The Dow Jones U.S. Dividend 100 Index filters out the income payers by way of three primary screens. To make the cut they must have…
At least 10 straight years of paying dividends
A minimum market value of $500 million
A three-month average daily trading volume of $2 million
This ensures stocks in SCHD have dependable dividends, sufficient size, and good liquidity. Next, they’re ranked on four fundamental criteria…
Free cash flow to total debt
Return on equity
Estimated dividend yield
Five-year dividend growth rate
Free cash flow to debt shows the fraction of all debt that would be repaid in one year if all the free cash flow went to repaying debt. The higher the ratio, the more financially stable the company is.
And return on equity is a key measure of profitability. It shows how efficiently the company is using shareholder capital. Again, you want to own stocks that rank highly on this metric.
This is how SCHD dives deeper into quality, focusing on strong balance sheets, good profitability, and strong – and growing – dividend yields.
Next up, some questions on the Fed and its relationship with the government.
It’s for our resident “Fed watcher” here at Legacy Research, Dr. Nomi Prins.
She’s an investigative journalist, bestselling author, and former global investment banker.
And she heads up our Distortion Report advisory. It’s where she shows folks how to profit from the distortions caused by all the central bank stimulus we’ve been living through.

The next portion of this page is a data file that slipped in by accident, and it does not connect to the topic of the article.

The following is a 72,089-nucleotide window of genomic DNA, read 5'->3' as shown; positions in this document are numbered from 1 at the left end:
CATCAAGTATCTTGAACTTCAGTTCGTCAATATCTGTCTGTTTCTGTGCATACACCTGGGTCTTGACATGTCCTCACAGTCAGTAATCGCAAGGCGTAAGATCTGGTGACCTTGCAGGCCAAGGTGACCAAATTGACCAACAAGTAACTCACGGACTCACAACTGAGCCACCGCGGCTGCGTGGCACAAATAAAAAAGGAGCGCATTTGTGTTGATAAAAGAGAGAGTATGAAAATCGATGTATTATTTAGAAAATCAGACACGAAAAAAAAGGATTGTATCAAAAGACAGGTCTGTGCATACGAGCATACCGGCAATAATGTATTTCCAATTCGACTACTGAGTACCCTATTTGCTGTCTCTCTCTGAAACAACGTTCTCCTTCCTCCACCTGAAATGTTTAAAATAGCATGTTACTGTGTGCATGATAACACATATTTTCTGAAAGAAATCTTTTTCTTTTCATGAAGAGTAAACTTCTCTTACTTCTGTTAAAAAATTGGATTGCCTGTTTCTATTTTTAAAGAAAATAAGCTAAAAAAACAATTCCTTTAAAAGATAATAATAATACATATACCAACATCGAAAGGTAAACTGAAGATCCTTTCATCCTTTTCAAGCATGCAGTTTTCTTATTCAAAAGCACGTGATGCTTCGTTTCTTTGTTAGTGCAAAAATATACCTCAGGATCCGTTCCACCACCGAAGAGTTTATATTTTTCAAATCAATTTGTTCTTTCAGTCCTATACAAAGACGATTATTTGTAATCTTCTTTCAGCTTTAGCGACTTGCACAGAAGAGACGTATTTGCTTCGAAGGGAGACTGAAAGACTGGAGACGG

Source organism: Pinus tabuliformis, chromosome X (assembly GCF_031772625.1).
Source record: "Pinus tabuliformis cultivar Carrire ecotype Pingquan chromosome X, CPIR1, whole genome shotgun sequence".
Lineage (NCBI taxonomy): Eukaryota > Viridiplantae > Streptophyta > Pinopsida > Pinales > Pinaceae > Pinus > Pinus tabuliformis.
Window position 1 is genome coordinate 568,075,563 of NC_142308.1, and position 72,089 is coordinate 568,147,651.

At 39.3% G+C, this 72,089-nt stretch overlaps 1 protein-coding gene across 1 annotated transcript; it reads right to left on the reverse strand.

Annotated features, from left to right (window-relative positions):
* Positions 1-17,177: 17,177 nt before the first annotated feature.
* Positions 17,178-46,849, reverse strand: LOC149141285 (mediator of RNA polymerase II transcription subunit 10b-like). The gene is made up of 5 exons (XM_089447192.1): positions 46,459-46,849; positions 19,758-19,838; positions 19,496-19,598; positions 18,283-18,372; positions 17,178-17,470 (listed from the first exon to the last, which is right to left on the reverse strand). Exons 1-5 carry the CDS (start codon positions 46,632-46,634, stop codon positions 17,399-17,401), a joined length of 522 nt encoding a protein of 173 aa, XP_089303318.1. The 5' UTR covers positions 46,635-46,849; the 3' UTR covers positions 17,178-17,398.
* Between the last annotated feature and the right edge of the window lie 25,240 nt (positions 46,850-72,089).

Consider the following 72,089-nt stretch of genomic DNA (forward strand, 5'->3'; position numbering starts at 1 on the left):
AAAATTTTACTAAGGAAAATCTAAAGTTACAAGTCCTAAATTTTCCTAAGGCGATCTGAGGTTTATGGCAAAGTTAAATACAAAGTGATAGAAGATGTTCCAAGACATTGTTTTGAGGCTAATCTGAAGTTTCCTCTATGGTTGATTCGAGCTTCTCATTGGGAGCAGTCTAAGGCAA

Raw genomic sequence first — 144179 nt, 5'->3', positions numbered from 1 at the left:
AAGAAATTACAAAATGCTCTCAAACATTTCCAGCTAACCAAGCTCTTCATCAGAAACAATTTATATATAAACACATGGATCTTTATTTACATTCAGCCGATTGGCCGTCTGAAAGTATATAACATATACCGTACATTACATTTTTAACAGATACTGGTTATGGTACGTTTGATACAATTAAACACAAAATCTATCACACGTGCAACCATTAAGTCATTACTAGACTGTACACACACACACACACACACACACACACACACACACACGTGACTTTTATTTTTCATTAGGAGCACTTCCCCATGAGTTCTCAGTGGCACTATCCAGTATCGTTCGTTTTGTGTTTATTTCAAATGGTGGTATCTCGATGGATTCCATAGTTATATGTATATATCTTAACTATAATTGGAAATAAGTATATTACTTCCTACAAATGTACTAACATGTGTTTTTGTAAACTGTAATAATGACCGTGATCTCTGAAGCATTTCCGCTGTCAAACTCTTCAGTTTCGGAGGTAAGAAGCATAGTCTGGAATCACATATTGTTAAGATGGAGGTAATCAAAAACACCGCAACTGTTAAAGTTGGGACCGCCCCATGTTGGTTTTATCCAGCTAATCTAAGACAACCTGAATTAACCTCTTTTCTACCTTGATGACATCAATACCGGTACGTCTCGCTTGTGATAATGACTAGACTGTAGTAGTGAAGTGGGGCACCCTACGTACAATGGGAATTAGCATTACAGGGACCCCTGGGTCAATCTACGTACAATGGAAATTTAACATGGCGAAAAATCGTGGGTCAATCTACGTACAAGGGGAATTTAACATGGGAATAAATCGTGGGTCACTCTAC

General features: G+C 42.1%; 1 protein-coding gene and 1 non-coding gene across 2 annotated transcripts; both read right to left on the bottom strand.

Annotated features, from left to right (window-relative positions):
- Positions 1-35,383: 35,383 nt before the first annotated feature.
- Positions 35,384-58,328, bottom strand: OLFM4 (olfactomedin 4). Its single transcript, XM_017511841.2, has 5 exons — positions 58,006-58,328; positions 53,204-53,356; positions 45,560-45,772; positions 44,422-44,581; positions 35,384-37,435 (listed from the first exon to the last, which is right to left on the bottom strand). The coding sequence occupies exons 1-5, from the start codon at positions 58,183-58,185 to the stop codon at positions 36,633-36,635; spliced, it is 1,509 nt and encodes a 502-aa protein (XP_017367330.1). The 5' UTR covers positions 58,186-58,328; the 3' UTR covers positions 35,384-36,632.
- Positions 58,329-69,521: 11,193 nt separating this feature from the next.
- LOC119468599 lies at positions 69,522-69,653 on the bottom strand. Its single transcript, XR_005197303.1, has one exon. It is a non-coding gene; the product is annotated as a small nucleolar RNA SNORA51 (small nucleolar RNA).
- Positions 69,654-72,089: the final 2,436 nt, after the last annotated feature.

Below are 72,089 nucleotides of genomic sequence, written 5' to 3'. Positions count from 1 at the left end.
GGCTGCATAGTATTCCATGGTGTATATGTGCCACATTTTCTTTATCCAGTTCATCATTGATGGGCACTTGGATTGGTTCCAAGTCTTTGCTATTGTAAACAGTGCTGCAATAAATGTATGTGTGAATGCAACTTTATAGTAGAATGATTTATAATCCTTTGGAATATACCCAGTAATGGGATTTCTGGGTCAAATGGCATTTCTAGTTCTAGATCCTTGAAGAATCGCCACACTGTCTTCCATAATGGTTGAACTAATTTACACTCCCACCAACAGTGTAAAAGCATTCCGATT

A lot of people don’t know it. But the Fed pays any profits it makes on its bond-buying to the U.S. Treasury. These profits are a result of the income it earns on those bonds.
Last year, in fact, the Fed paid $107.4 billion out of its annual net income to the Treasury. That’s roughly how much the Inflation Reduction Act could end up directing to the electric vehicle battery industry. So we’re talking real money.
And it’s set off a lively debate in Nomi’s reader mailbag…
Reader question: The Fed is a non-profit that pays its net income to the government. Have you calculated the difference between these payments and the interest the government pays the Fed?
Those who speak of the cost of the federal government’s borrowing don’t consider the income from the Fed.
The net cost is much lower than the apparent cost. But I got lost trying to figure this out on the Fed’s website. Thanks for your work.
– Tom S.
Nomi’s response: Hi, Tom. Thanks for your question and your observations. You touch on an interesting topic.
The Fed is indeed a non-profit. It returns the income it earns from holding Treasury bonds back to the U.S. Treasury. The Fed sends earnings to the U.S. Treasury only after backing out expenses and dividends, among other things.
But the difference between these payments and the interest the government pays the Fed isn’t what we should be paying attention to here. It’s the cash moving from one government pocket to another.
Congress created the Fed in 1913. Among other things, it’s the federal government’s payment arm. When Congress spends money, it does so via the Fed. So if the Treasury pays the Fed interest on the bonds it owns… and the Fed returns that income to the Treasury… the government isn’t getting any richer or poorer.
Finally, that question on China and Taiwan for Jeff Brown…
Reader question: Several comments about Taiwan:
The situation here is very different from the one in Hong Kong in 1997. There was a handover from the British people to China at a very specific date. Here there is no handover and no specific date.